You may find it hard to believe, but continuous glucose monitors have been around for quite a few years not. Almost all private insurance carriers are not covering them for patients with type 1 diabetes. There has been a battle amongst those advocating for better technology access for patients and the Centers for Medicare and Medicaid Services for almost 10 years now in terms of coverage for a CGM. It’s an amazing step forward that those with diabetes are now living normal life expectancy. But the current coverage set up for those with diabetes in the Medicare system is limiting coverage on a lifesaving technology. For younger patients with diabetes on commercial / private health insurance plans, tools like brand name glucose meters and strips, CGMs, and even insulin pumps are covered for the most part. The technology isn’t without of reach for a majority of individuals. What’s even better is when an insulin pump goes out of warranty a new one can be ordered every four years. There may be some variety in insurance coverage but a vast majority of patients have access to all these supplies and devices. I recommend these articles: Medicare is Different In terms of coverage for insulin pumps, Medicare really makes patients jump through hoops before they will even consider it. They require that a patient undergoes a test to prove they are not making their own insulin and that they really need an insulin pump. Patients are not able to request one because they want to improve their management. Medicare will only pay for an insulin pump for individuals who quality every 5 years, so that means patients are spending one year using an insulin pump that is out of warranty. While this is a shocker, there are even limits on the types of pumps they will pay for. Let’s Talk Abo Continue reading >>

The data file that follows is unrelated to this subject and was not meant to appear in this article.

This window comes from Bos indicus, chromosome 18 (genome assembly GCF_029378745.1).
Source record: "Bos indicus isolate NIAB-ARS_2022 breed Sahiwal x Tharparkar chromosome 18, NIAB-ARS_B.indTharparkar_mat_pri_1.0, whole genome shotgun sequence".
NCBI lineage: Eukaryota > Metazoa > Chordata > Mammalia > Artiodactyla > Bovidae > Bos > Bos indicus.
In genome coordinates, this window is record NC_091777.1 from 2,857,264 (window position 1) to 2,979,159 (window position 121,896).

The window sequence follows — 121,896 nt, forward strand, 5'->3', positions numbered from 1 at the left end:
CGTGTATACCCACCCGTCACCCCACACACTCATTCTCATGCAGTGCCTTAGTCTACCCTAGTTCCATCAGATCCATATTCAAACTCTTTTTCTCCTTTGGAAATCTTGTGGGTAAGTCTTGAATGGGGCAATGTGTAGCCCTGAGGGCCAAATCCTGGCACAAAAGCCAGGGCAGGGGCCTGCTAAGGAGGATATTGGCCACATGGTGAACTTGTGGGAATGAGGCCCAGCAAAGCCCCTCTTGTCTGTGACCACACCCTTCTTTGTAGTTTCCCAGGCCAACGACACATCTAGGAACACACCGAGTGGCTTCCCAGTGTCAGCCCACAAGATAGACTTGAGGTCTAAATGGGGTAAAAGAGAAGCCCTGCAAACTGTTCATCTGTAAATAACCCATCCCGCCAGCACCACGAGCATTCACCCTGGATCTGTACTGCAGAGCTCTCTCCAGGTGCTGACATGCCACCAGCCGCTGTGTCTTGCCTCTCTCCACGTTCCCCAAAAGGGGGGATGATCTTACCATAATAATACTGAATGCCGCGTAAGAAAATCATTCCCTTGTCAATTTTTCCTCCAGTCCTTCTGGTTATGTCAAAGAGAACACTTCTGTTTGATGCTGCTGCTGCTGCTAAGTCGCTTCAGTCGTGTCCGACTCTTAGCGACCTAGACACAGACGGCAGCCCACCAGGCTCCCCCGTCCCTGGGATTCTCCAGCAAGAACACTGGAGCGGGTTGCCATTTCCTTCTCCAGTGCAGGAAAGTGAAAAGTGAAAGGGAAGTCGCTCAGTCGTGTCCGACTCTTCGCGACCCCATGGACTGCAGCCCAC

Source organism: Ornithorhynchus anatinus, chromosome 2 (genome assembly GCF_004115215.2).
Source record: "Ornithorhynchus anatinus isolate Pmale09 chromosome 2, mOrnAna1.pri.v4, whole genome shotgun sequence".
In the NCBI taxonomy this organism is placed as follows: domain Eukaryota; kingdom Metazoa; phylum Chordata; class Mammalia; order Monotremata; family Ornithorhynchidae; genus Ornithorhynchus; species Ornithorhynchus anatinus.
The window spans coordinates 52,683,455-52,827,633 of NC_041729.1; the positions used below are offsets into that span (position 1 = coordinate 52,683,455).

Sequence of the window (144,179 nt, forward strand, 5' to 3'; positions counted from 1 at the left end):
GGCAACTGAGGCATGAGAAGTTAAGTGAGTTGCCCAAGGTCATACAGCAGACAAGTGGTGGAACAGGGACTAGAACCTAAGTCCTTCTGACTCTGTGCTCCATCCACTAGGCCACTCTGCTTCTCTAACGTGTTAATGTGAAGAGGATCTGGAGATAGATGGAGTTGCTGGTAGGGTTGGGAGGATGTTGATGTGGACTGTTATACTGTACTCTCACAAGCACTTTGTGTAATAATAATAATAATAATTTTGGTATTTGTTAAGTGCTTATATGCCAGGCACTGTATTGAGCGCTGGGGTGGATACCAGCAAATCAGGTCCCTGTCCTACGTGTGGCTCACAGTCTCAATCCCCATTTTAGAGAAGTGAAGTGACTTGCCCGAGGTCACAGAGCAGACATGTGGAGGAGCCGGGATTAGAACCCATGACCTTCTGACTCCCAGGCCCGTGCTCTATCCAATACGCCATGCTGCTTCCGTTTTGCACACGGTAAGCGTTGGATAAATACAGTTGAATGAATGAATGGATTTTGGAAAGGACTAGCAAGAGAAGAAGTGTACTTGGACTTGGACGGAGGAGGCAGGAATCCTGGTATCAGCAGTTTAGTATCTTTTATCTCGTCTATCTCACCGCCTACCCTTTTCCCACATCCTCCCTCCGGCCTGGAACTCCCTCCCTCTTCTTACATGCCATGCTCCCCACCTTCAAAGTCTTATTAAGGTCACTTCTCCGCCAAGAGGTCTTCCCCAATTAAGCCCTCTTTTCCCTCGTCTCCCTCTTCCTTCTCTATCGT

Asknadia: Why Medicare Covers Some Insulin Pumps

Asknadia: Why Medicare Covers Some Insulin Pumps

AskNadia: Why Medicare Covers Some Insulin Pumps I was thinking about getting an insulin pump, but I am worried that Medicare will not cover it. Why does Medicare cover insulin pumps for some people and not for others? Insulin pumps are covered under Medicare if you meet their insulin pump management criteria, insulin antibody test or C-Peptide test. If you are thinking about getting an insulin pump, this is what you need to do. Anytime someone asks me about going on an insulin pump; I recommend they speak to someone who is wearing a pump or go to an insulin pump support group. The wisdom you gain from exploring these two venues is invaluable. After speaking to people who wear a pump, you will either decide it is the best thing for your blood sugars or too labor intensive and might try something else to achieve better blood sugar levels. Working with Your Healthcare Professional Healthcare professionals are great at identifying who is best suited for an insulin pump. They know if you can benefit from using an insulin pump to achieve better blood sugars based on their experience with you and your medical chart. Start a discussion with your healthcare professional who knows you and has access to your medical history. Lets assume your healthcare professional thinks you will benefit from using an insulin pump because you meet the Medicare A or B criteria. Lets also assume you have had an opportunity to speak to people that wear pumps and are very excited about getting started in qualifying for one; the formula below is the process Medicare uses to evaluate insulin pump coverage requests. Medicare A Criteria is For New Insulin Pumpers 1- You must be on multiple injections and able to self-adjust your insulin for six months prior to going on an insulin pump. This means you t Continue reading >>

Diabetes Societies Aim To Gain Medicare Coverage For Cgms, Omnipod

Diabetes Societies Aim To Gain Medicare Coverage For Cgms, Omnipod